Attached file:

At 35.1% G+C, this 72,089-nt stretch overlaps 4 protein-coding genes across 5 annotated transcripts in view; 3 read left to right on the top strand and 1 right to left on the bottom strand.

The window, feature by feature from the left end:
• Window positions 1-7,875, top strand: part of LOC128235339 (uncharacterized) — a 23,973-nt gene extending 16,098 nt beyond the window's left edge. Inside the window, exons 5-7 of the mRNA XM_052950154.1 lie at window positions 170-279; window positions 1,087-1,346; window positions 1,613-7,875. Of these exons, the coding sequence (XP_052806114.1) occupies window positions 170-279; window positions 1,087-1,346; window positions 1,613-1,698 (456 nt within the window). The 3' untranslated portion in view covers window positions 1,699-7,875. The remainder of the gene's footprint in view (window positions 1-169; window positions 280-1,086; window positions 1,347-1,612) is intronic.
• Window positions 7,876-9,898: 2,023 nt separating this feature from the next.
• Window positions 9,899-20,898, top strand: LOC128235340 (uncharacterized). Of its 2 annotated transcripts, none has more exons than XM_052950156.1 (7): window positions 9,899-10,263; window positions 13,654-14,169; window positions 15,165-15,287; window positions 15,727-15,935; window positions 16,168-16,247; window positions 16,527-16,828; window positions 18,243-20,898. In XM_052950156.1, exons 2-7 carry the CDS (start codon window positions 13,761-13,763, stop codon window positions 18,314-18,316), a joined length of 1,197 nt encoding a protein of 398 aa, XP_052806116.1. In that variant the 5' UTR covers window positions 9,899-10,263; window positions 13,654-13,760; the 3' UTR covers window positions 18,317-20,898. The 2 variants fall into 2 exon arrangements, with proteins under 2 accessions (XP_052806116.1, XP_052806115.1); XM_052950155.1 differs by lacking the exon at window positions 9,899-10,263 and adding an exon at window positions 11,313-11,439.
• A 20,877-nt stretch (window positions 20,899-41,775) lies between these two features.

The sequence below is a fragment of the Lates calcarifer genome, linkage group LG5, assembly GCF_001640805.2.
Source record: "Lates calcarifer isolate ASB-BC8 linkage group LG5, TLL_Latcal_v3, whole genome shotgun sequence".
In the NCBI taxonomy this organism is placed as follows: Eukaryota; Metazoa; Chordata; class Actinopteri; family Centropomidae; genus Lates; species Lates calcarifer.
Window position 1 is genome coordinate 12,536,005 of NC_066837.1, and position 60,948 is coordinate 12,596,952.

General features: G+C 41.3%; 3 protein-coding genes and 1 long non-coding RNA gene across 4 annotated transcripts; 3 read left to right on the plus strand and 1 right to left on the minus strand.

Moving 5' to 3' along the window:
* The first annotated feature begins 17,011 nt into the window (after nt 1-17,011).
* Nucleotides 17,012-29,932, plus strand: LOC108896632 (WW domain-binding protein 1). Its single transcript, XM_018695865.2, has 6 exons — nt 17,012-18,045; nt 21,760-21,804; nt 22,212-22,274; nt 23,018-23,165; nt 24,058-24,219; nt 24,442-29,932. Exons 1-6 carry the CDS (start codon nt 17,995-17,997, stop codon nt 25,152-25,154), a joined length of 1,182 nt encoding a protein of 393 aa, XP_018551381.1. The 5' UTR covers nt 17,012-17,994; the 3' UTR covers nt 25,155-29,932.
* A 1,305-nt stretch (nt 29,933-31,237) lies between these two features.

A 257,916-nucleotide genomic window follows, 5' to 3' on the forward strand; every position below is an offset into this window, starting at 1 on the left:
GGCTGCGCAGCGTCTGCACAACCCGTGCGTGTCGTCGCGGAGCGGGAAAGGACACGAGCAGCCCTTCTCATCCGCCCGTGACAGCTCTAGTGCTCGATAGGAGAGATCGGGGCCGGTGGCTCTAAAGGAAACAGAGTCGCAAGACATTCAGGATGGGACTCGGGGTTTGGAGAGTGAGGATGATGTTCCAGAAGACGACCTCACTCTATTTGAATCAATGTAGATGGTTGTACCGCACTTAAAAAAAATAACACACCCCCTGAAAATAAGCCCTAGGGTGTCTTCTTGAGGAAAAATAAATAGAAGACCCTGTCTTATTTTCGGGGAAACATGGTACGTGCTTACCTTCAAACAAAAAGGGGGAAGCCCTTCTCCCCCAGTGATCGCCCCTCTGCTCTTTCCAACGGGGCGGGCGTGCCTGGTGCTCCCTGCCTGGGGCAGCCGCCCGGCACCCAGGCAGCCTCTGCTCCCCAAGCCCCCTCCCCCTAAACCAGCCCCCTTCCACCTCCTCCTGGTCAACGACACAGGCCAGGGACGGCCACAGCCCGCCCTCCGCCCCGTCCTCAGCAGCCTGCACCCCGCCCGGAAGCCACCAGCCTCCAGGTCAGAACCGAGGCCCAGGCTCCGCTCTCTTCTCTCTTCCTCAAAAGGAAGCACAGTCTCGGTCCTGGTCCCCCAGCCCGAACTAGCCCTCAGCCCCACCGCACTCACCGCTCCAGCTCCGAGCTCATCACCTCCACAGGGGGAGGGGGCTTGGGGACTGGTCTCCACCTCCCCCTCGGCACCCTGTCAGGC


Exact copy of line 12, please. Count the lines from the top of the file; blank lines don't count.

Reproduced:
Moving 5' to 3' along the window: